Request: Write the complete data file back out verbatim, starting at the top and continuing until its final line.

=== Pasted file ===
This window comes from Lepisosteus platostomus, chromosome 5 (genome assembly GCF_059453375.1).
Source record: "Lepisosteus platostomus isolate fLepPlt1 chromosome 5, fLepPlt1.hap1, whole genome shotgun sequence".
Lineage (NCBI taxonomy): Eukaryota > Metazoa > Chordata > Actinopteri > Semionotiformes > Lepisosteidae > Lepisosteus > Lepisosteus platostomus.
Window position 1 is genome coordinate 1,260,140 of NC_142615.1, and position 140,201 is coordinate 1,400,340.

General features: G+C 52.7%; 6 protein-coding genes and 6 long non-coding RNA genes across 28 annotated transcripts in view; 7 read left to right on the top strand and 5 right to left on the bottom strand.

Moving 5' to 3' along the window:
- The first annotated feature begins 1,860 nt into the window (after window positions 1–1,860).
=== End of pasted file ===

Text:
This window comes from Lepisosteus platostomus, chromosome 5 (genome assembly GCF_059453375.1).
Source record: "Lepisosteus platostomus isolate fLepPlt1 chromosome 5, fLepPlt1.hap1, whole genome shotgun sequence".
Lineage (NCBI taxonomy): Eukaryota > Metazoa > Chordata > Actinopteri > Semionotiformes > Lepisosteidae > Lepisosteus > Lepisosteus platostomus.
Window position 1 is genome coordinate 1,260,140 of NC_142615.1, and position 140,201 is coordinate 1,400,340.

General features: G+C 52.7%; 6 protein-coding genes and 6 long non-coding RNA genes across 28 annotated transcripts in view; 7 read left to right on the top strand and 5 right to left on the bottom strand.

Moving 5' to 3' along the window:
- The first annotated feature begins 1,860 nt into the window (after window positions 1–1,860).